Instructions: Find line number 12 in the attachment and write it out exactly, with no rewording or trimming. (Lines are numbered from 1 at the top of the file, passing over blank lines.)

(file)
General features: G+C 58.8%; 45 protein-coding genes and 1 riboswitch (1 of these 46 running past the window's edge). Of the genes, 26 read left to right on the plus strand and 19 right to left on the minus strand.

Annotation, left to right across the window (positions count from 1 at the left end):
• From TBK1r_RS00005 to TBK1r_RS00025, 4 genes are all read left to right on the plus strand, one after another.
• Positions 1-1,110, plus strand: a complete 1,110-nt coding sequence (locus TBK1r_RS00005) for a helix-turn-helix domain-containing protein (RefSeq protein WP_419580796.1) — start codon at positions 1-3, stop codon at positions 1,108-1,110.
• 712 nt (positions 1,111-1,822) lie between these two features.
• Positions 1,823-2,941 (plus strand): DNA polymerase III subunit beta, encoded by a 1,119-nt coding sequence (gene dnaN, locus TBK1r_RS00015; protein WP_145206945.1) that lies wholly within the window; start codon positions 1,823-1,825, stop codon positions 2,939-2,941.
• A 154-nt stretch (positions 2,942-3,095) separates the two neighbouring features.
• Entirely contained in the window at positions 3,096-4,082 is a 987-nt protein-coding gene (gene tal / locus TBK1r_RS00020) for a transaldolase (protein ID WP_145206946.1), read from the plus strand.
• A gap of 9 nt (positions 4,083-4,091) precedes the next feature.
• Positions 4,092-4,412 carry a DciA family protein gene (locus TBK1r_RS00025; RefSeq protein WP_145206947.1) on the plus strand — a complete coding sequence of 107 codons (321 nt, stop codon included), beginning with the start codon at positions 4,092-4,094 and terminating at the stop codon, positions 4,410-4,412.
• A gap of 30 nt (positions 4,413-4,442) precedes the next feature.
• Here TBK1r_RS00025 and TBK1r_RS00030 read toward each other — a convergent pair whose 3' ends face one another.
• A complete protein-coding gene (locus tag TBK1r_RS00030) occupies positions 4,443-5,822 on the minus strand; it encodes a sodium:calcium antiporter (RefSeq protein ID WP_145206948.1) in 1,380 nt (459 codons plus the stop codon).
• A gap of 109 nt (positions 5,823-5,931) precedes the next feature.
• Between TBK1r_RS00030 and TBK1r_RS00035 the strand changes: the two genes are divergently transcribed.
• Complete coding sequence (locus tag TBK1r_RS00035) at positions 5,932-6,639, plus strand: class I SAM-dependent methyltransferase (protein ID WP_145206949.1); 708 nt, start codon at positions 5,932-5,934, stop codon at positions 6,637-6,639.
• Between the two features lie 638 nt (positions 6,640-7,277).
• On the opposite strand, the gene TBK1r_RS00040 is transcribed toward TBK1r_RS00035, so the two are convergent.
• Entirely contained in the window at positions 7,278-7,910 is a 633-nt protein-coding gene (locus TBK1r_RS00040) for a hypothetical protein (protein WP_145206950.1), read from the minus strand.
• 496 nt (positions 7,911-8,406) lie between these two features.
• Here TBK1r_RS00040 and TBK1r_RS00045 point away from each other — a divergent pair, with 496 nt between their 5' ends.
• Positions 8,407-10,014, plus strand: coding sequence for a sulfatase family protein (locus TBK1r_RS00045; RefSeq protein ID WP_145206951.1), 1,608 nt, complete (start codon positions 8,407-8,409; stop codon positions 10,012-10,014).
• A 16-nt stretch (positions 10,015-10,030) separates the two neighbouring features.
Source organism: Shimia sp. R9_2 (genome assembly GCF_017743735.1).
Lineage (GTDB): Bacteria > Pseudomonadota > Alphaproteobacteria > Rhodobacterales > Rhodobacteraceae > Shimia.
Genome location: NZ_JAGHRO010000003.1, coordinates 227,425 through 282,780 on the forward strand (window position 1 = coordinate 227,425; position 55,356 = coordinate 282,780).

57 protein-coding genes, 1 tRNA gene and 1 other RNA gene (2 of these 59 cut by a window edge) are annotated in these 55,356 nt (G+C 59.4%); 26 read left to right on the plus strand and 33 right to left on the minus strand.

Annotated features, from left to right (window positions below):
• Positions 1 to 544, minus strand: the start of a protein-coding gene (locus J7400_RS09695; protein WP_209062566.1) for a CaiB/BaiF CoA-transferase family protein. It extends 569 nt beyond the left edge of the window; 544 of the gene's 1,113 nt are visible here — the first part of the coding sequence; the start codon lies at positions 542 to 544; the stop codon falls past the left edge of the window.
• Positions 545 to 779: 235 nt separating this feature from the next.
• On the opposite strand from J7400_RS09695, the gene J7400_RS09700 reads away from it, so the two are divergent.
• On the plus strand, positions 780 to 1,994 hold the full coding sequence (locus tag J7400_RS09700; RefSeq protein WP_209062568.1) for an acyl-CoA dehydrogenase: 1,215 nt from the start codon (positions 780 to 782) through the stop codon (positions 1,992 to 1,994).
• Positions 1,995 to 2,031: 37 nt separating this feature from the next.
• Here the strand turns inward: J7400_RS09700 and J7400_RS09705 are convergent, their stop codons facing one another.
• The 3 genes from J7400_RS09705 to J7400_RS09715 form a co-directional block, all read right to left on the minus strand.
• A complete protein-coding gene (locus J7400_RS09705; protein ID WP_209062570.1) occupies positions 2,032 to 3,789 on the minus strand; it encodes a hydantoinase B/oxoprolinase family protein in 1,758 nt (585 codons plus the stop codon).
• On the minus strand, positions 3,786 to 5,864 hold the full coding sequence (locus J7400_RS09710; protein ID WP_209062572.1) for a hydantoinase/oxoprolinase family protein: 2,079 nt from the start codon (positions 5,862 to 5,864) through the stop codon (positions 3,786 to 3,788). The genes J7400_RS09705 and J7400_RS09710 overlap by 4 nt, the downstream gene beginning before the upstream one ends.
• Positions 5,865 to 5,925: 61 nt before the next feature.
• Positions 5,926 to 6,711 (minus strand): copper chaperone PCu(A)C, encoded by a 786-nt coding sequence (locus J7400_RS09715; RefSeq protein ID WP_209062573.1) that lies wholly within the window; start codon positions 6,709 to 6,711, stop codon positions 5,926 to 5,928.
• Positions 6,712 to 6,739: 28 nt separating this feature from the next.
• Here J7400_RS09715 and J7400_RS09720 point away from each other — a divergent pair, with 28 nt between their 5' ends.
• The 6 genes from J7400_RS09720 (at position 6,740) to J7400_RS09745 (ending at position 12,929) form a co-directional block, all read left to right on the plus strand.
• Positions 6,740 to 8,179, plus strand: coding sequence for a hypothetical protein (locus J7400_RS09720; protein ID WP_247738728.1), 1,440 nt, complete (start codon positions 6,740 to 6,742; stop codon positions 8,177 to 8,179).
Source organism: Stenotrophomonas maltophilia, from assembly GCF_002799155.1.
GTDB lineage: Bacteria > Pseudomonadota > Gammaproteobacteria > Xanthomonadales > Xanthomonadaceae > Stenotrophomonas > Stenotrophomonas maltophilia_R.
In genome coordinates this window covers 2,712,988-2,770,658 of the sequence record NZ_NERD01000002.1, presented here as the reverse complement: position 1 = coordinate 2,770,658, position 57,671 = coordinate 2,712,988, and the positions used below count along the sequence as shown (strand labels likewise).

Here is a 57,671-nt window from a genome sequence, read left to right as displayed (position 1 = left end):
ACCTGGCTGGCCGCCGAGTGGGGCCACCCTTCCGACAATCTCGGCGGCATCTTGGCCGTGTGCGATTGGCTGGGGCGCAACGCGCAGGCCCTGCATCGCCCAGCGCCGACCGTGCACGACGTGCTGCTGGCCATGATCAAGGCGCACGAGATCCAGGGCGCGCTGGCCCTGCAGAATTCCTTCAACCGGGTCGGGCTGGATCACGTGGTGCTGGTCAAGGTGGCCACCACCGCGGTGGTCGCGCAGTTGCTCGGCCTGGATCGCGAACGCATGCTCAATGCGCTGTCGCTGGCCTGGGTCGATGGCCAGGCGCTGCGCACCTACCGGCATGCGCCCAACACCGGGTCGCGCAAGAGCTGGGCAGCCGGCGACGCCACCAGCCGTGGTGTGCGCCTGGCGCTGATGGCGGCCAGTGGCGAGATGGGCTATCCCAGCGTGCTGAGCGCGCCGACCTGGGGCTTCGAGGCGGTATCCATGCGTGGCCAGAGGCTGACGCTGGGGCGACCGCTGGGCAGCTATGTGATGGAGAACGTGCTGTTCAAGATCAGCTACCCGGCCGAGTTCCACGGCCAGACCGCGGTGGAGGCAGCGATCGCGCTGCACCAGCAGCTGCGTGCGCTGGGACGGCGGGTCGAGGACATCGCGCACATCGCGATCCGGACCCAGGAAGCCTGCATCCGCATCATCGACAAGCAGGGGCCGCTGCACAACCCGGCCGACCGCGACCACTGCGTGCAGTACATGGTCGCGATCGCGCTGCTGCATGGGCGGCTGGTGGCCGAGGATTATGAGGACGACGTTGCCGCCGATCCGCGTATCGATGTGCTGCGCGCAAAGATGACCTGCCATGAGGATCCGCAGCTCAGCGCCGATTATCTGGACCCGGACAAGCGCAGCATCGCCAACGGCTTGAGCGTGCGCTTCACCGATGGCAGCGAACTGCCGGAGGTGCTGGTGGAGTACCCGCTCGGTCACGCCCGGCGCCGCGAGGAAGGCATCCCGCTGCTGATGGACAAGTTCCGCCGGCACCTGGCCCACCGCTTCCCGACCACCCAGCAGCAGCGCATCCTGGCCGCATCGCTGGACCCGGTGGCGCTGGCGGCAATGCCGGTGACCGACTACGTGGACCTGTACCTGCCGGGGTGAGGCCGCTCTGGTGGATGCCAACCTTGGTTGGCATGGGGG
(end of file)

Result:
• Here TBK1r_RS00025 and TBK1r_RS00030 read toward each other — a convergent pair whose 3' ends face one another.